Gas pain or pressure in the stomach and abdomen is a condition that everyone has to face from time to time. While normally not a sign of disease, abdominal gas pressure can be uncomfortable and inconvenient, occasionally producing sharp pains that may incorrectly suggest appendicitis or gallstones. There are several approaches for combating the effects of abdominal gas, some of which may need to be tried and then discarded, if ineffective.
Make changes in your diet. This can be something of a trial-and-error process. According to the Mayo Clinic, the list of foods that can trigger gas production is very large, and includes not only the expected fatty and fried foods but also many of the healthiest high-fiber foods, including whole-wheat bread, bran, onions, broccoli, cauliflower, asparagus, apples, peaches and pears. (Beans, of course, are on the list, as well.) Each person needs to discover the foods that routinely cause excess gas production in his body.
Reduce or eliminate carbonated beverages. This includes sodas, carbonated waters, and beer from bottles or cans (draft beer that is not carbonated may not need to be cut out). Avoid consuming foods that have substances to which your body is intolerant, such as lactose, gluten and artificial sweeteners such as sorbitol. Experiment with reducing or cutting out specific dairy products except for certain low-lactose foods, one of which is yogurt.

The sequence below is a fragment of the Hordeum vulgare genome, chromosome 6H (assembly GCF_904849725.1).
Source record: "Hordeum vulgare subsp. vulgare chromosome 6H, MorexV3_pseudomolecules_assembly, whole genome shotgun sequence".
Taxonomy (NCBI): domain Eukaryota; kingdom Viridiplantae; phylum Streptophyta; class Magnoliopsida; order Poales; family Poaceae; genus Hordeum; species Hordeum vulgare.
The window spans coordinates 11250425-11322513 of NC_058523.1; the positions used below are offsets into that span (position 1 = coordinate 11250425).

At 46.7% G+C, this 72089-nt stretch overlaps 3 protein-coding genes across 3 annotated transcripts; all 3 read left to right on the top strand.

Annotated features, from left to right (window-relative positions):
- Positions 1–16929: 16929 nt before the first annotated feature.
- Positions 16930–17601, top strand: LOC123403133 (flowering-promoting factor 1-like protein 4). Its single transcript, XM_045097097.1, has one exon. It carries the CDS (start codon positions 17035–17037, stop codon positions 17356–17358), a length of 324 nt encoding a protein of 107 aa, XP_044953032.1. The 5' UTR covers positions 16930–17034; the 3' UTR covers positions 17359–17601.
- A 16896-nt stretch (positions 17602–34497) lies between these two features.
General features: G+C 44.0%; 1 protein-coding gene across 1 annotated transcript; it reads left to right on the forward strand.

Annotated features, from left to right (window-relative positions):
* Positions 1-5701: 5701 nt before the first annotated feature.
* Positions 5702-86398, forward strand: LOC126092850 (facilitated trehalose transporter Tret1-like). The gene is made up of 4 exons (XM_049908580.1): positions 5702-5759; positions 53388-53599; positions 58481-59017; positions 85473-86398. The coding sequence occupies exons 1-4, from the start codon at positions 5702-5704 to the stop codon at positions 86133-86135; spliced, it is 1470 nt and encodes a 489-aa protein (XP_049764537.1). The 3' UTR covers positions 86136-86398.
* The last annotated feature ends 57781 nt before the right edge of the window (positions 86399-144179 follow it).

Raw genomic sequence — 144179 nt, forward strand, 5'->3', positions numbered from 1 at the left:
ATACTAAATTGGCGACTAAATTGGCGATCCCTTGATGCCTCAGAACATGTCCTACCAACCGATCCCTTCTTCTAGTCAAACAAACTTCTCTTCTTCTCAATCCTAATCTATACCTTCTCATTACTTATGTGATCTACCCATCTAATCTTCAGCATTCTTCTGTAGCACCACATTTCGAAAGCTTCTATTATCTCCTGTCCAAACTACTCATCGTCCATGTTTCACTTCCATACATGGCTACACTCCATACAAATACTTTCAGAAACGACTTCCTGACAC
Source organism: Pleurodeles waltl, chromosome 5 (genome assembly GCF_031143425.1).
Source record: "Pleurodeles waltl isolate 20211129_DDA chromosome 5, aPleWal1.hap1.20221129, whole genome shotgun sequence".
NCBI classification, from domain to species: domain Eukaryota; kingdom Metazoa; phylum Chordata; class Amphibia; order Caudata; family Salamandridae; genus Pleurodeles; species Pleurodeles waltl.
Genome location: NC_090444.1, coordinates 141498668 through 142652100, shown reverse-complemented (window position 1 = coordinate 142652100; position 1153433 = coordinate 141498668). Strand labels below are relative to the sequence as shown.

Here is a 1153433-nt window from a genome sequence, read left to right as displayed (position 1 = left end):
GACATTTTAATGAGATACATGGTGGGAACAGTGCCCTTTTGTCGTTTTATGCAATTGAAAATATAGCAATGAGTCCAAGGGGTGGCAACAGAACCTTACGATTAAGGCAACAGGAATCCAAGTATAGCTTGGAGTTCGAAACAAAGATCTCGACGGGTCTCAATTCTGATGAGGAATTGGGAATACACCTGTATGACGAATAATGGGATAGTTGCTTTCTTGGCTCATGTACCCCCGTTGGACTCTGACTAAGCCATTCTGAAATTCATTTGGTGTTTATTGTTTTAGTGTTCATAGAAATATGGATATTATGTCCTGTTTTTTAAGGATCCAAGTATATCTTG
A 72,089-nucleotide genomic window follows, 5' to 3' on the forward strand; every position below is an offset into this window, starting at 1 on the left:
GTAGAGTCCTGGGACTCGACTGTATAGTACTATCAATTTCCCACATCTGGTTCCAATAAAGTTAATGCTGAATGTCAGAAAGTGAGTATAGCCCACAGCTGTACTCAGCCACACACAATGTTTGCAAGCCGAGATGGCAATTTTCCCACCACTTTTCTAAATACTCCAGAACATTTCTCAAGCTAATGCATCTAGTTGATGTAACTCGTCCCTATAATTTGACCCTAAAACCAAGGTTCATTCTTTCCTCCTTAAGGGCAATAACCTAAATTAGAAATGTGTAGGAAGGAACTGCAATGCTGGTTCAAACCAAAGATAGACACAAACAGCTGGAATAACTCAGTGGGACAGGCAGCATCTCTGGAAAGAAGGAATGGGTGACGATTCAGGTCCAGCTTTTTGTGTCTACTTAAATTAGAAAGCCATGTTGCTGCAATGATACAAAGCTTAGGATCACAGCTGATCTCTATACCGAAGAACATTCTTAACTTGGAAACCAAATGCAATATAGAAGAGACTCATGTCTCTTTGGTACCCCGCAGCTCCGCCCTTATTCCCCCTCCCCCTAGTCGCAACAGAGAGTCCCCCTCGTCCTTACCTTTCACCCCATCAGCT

Drink peppermint tea. Menthol, which is present in peppermint oil, has an "antispasmodic effect on the smooth muscles of the digestive tract," according to the Mayo Clinic, and may reduce gassiness.
Take over-the-counter anti-gas remedies. Products containing activated charcoal, lactase supplements or simethicone can be effective for some people. According to the National Institutes of Health, Beano "contains the sugar-digesting enzyme that the body lacks to digest the sugar in beans and many vegetables."
Avoid taking antibiotics or laxatives if possible, as some of these can trigger increased gas.
Eat smaller meals more frequently, instead of the traditional "three squares." Be sure to eat slowly, avoid anxiety at mealtimes, chew food well, and minimize air intake by not gulping. Avoid drinking through straws.